SINGAPORE - Two of seven pink dolphins previously housed at Underwater World Singapore (UWS) never left the country, contrary to claims by the attraction that all its aquatic animals had found new homes in regional facilities.
Trade data published last month by the Convention on International Trade in Endangered Species of Wild Fauna and Flora (Cites) - an international agreement between governments to regulate the wildlife trade - showed that only five live pink dolphins (Sousa chinensis) were exported last year.
The pink dolphin is listed on Appendix I of Cites, which lists species threatened with extinction. Permits are required from local authorities before animals on this list are traded. In Singapore, these permits are issued by the Agri-Food and Veterinary Authority (AVA).
Underwater World Singapore, an aquarium on Sentosa Island, closed last June after 25 years due to an expiring lease. The attraction's main stars were its seven Indo-Pacific humpbacked dolphins or pink dolphins which were named Eaung, Pann, Splish, Splash, Jumbo, Han and Speedy. On June 5 last year, UWS sent five pink dolphins, three fur seals and five otters to the Chimelong Ocean Kingdom theme park in Zhuhai, China.
Han, which had skin cancer, and Speedy, were not among the five sent to China.
But in April this year, a spokesman for Haw Par Corporation, which owned UWS, told The Straits Times that "all the other aquatic animals also found suitable facilities to be rehoused and were safely transferred out of the UWS premises to various regional facilities by end October 2016". The spokesman would not be drawn on naming the facilities.
When approached then, the AVA also declined to specify the number of permits issued to UWS, citing organisational confidentiality. The spokesman would only say that it worked with UWS to rehome all the aquatic animals to various aquaria overseas.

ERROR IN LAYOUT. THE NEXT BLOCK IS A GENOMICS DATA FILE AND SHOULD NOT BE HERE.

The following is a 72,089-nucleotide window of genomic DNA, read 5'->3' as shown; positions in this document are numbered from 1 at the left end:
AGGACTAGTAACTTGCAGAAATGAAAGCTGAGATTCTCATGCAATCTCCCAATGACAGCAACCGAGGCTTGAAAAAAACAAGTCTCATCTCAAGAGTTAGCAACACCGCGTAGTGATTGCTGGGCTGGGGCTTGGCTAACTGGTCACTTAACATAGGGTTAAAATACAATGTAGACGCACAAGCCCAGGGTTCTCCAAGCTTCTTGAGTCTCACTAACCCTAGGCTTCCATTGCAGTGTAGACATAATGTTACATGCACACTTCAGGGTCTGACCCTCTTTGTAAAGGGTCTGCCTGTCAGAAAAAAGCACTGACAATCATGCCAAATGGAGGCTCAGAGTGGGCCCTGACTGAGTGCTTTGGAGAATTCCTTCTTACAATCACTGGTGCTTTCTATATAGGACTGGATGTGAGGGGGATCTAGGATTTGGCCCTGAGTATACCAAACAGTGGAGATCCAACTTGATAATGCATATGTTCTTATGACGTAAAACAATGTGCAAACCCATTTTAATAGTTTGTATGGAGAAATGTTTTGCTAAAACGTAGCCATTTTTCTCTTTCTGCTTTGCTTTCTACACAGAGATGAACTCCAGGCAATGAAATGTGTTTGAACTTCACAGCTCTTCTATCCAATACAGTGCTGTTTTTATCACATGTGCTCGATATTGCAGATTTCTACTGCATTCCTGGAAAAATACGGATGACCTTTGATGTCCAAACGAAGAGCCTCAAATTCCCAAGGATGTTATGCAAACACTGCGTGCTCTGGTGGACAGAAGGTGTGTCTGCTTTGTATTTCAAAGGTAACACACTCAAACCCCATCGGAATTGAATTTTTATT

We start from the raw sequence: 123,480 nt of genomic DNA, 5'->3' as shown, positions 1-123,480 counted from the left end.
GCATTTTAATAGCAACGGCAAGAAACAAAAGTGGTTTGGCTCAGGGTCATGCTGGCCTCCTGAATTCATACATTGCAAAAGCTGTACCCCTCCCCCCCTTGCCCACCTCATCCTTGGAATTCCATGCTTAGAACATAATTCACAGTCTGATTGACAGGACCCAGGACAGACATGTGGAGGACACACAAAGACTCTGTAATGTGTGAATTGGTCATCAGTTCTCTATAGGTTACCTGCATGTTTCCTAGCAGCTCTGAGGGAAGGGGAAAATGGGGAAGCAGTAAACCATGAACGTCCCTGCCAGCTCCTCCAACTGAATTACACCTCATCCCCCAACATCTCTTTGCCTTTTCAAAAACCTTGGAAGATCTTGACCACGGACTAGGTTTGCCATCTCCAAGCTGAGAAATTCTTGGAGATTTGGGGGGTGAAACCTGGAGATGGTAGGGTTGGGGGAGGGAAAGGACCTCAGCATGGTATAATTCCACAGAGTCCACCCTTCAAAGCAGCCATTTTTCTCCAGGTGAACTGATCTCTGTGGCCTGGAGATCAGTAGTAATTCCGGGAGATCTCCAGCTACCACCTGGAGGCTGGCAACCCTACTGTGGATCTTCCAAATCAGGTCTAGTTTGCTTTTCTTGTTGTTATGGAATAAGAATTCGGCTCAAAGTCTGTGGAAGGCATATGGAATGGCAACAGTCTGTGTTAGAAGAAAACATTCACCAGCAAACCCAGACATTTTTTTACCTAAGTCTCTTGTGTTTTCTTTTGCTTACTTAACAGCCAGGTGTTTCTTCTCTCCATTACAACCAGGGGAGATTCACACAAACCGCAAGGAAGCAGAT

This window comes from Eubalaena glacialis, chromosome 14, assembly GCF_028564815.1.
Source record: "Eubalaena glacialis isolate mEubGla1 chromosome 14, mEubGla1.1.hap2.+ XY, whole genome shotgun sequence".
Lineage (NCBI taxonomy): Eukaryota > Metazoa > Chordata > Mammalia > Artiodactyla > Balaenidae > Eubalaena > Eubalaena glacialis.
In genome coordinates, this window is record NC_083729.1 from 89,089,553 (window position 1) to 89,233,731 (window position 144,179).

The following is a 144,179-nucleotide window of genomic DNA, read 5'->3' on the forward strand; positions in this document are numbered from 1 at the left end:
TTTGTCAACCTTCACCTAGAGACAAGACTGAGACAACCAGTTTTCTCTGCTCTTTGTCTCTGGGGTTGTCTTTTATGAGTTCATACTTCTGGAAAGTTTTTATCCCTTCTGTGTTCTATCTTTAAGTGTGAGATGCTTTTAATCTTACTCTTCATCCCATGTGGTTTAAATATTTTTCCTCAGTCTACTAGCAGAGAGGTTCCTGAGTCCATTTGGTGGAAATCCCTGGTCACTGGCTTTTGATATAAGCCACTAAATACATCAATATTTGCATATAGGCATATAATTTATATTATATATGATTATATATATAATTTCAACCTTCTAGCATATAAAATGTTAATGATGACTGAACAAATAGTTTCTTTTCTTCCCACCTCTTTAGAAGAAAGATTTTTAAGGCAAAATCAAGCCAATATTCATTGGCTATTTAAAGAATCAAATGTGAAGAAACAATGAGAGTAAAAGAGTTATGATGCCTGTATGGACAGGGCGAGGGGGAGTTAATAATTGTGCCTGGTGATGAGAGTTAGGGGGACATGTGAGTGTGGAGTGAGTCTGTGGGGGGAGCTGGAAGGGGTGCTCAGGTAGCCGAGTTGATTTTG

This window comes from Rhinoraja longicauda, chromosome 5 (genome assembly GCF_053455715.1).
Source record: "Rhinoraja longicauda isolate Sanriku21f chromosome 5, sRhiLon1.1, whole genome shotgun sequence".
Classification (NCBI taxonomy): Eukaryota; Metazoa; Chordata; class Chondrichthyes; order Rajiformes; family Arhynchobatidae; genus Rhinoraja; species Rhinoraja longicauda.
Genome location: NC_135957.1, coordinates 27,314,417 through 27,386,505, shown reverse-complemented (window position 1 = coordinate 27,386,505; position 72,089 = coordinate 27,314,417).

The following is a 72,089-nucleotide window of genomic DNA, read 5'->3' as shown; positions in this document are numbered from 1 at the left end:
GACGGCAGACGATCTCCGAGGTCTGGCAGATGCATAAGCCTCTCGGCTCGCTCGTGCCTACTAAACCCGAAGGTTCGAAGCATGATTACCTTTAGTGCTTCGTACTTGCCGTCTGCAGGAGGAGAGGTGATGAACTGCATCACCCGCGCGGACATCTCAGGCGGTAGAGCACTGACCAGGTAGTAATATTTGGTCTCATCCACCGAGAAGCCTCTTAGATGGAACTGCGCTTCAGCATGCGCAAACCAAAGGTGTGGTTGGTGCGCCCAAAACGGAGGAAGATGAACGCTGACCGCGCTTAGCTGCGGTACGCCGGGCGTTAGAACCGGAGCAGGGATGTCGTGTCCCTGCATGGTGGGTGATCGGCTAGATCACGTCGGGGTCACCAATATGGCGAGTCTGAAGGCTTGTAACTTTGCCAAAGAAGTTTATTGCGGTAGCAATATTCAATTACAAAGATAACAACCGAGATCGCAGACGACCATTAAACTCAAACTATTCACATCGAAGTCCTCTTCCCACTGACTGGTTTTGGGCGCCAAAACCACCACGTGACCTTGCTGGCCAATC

When queried on the export data earlier this week, the Haw Par spokesman declined to comment.
AVA, however, confirmed with The Straits Times on Friday (Nov 24) that it issued five export permits to UWS to facilitate the rehoming of live dolphins overseas as indicated in the Cites trade database. But the AVA spokesman stressed that its role was to ensure that Cites-listed animals are imported and exported according to the Convention.
"When these animals are in Singapore, their custodian (in this case, UWS) would be responsible for ensuring the care and welfare of these animals," she added. "There were no animal welfare issues detected when the dolphins were under the care of UWS."
Earlier this year, international marine conservation group Sea Shepherd visited the China facility on multiple occasions to monitor the five dolphins sent from Singapore, but found only four on display: females Eaung and Pann, as well as Pann's two calves Splish and Splash. Sea Shepherd said workers at the China park gave differing accounts for the missing dolphin, Jumbo, with one claiming that it was kept in an off-site research facility and another insisting that there were only four dolphins left.
UWS did not comment on the Sea Shepherd report then.
Marine conservation groups point out that the issue of the missing dolphins highlighted the lack of transparency around marine parks, saying that there was "very little culpability" in the dolphin trade.
Ms Jaki Teo, Singapore representative for Sea Shepherd Asia, said: "These long-living, intelligent and sensitive creatures are treated as mere commodities, and facilities are allowed to operate with appalling lack of transparency."